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General Platform for Systematic Quantitative Evaluation of Small-Molecule Permeability in Bacteria

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journal contribution
posted on 17.12.2015, 05:57 by Tony D. Davis, Christopher J. Gerry, Derek S. Tan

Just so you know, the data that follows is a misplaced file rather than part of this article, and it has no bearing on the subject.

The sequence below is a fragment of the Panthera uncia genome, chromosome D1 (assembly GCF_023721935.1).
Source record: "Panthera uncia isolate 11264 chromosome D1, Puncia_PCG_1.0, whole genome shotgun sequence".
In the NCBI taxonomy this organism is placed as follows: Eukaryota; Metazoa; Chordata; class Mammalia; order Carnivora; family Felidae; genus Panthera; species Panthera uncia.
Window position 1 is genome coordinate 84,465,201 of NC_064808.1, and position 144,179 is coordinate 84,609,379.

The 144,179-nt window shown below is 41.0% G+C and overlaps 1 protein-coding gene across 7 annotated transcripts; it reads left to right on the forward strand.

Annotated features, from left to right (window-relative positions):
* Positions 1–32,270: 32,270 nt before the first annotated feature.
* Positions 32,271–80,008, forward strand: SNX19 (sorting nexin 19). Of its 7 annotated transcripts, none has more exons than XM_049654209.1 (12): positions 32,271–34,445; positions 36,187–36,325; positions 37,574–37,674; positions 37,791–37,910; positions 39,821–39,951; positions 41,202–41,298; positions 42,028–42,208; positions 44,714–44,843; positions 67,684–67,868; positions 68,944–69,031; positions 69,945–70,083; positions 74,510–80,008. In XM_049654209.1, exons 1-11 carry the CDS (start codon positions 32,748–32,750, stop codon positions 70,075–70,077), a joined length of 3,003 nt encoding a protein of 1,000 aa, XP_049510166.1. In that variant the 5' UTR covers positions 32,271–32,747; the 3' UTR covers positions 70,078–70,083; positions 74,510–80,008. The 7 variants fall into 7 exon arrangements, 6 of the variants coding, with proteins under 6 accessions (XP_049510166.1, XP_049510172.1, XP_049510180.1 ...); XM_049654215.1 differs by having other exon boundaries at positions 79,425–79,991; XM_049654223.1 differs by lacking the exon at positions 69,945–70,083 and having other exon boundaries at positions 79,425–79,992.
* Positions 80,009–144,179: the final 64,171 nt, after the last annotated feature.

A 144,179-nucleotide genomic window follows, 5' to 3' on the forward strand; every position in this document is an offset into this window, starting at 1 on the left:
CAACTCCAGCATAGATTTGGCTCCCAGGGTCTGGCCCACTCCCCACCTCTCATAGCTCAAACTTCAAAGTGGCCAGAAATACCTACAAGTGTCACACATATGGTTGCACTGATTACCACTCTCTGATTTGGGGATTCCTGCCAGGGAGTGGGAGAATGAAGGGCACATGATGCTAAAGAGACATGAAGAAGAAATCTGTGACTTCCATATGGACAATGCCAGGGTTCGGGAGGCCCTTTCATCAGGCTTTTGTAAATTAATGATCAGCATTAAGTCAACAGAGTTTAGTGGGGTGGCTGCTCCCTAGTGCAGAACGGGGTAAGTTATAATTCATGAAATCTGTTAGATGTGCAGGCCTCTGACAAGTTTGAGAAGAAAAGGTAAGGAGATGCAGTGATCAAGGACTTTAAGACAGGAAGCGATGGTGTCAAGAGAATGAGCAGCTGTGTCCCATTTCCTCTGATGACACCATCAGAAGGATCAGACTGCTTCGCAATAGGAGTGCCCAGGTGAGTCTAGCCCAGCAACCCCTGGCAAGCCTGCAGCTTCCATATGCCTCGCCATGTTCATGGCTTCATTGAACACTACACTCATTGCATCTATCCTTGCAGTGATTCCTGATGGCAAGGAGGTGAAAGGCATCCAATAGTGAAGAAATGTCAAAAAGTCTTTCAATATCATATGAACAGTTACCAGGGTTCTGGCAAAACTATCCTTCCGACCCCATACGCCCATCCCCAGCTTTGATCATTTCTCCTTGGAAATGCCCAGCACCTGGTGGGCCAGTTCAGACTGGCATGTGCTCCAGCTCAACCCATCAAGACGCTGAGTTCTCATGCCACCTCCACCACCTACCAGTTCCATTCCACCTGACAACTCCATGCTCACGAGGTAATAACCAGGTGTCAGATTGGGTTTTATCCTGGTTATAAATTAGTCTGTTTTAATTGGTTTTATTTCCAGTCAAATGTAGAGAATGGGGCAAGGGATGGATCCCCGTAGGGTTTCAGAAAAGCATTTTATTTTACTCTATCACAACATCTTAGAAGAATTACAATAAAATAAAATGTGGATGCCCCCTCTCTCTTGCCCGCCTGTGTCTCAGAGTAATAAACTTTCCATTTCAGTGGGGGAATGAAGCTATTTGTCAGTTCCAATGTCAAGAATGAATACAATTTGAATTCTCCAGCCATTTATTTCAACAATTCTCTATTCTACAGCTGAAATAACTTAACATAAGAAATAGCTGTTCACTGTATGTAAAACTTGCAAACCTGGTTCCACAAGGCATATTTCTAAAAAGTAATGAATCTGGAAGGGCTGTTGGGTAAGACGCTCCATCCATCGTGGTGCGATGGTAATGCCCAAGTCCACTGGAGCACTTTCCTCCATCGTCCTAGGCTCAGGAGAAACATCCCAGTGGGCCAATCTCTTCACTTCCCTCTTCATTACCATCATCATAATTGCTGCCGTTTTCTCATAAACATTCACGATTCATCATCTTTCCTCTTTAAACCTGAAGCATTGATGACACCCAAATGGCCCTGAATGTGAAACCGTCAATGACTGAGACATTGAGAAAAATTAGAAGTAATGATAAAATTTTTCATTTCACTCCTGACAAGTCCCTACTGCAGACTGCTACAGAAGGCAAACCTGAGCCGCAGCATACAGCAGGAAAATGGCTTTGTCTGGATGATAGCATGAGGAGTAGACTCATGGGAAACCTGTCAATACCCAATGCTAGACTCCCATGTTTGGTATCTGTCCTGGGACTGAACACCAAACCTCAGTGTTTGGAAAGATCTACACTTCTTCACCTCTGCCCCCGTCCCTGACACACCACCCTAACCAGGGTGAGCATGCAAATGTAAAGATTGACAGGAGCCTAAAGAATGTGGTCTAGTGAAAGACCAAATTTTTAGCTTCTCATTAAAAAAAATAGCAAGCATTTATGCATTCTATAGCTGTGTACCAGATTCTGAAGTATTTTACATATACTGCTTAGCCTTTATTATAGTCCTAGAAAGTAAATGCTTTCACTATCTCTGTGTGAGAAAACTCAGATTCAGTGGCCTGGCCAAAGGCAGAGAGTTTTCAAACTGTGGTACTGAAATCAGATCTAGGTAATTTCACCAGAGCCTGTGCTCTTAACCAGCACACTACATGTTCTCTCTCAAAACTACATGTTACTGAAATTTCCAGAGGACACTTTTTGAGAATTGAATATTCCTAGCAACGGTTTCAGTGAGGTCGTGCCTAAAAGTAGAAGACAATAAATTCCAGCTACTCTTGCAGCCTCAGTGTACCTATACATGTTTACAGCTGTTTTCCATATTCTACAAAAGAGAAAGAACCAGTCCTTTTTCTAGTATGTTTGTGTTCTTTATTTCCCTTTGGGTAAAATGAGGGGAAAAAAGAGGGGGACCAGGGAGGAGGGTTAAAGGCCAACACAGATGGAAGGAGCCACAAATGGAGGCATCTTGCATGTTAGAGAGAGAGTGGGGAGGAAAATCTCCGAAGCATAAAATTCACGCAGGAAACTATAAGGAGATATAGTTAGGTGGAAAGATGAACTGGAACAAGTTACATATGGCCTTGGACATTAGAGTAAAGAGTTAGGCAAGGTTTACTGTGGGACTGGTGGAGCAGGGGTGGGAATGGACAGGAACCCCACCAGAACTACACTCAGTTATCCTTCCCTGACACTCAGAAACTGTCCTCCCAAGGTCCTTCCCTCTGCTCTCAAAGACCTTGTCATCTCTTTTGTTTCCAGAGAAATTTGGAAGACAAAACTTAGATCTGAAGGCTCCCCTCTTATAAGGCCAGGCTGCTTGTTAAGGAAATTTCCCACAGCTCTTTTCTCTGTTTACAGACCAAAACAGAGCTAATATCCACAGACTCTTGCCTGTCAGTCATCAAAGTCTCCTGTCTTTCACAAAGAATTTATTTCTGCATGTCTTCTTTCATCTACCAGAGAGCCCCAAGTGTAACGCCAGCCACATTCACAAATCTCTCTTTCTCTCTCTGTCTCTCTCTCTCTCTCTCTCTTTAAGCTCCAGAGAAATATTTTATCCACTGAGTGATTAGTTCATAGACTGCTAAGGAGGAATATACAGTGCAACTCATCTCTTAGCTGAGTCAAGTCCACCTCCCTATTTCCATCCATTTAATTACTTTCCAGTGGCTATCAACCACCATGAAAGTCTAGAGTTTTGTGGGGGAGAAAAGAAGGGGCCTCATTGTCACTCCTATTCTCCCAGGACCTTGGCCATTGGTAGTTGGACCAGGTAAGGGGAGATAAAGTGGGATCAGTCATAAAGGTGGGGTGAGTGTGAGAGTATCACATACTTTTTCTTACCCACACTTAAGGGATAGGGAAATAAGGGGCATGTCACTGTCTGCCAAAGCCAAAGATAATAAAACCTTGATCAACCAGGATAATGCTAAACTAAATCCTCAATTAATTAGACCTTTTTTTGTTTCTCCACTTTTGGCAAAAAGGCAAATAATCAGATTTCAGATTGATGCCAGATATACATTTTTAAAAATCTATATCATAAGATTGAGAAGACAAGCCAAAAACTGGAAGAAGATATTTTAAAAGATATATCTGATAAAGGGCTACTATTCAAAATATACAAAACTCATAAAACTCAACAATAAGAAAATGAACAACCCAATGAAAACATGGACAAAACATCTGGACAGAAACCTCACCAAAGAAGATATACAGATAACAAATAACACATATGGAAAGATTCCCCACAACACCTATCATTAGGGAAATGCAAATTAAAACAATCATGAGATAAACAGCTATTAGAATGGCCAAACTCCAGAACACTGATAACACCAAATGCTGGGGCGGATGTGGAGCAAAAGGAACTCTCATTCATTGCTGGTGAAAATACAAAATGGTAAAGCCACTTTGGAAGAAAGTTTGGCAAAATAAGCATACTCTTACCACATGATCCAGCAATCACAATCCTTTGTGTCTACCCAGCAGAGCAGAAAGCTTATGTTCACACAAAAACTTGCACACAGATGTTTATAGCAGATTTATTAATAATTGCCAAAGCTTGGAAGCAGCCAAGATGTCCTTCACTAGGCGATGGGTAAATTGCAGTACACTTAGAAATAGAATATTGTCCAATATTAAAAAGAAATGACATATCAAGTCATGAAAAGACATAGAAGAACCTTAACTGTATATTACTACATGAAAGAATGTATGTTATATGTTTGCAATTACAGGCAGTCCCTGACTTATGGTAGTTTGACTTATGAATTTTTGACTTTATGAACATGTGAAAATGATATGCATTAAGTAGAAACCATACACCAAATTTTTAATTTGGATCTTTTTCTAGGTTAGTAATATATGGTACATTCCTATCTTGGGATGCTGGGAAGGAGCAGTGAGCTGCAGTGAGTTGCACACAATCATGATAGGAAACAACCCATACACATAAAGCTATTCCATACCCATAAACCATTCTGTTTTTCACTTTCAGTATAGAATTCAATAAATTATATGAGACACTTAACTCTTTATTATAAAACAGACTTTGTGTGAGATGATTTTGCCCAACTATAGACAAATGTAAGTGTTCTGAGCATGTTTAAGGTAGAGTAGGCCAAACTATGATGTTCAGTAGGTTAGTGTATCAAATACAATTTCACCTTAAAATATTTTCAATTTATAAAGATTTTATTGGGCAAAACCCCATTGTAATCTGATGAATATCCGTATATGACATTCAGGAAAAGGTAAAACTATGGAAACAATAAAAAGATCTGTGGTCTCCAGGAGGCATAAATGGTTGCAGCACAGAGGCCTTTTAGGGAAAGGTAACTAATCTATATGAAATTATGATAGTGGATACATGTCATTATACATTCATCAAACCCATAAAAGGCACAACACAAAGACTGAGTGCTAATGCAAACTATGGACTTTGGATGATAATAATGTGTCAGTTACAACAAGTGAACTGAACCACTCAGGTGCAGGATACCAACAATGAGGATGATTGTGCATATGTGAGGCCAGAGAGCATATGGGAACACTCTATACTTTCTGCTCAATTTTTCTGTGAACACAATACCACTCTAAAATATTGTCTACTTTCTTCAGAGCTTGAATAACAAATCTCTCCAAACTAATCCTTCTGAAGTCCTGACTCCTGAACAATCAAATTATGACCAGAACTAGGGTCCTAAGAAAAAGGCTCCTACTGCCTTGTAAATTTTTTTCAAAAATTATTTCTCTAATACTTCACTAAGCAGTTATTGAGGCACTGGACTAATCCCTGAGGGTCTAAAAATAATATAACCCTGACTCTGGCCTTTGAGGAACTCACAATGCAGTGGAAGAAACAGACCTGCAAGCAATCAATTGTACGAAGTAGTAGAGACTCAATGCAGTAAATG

The chemical features that impact small-molecule permeability across bacterial membranes are poorly understood, and the resulting lack of tools to predict permeability presents a major obstacle to the discovery and development of novel antibiotics. Antibacterials are known to have vastly different structural and physicochemical properties compared to nonantiinfective drugs, as illustrated herein by principal component analysis (PCA). To understand how these properties influence bacterial permeability, we have developed a systematic approach to evaluate the penetration of diverse compounds into bacteria with distinct cellular envelopes. Intracellular compound accumulation is quantitated using LC-MS/MS, then PCA and Pearson pairwise correlations are used to identify structural and physicochemical parameters that correlate with accumulation. An initial study using 10 sulfonyladenosines in Escherichia coli, Bacillus subtilis, and Mycobacterium smegmatis has identified nonobvious correlations between chemical structure and permeability that differ among the various bacteria. Effects of cotreatment with efflux pump inhibitors were also investigated. This sets the stage for use of this platform in larger prospective analyses of diverse chemotypes to identify global relationships between chemical structure and bacterial permeability that would enable the development of predictive tools to accelerate antibiotic drug discovery.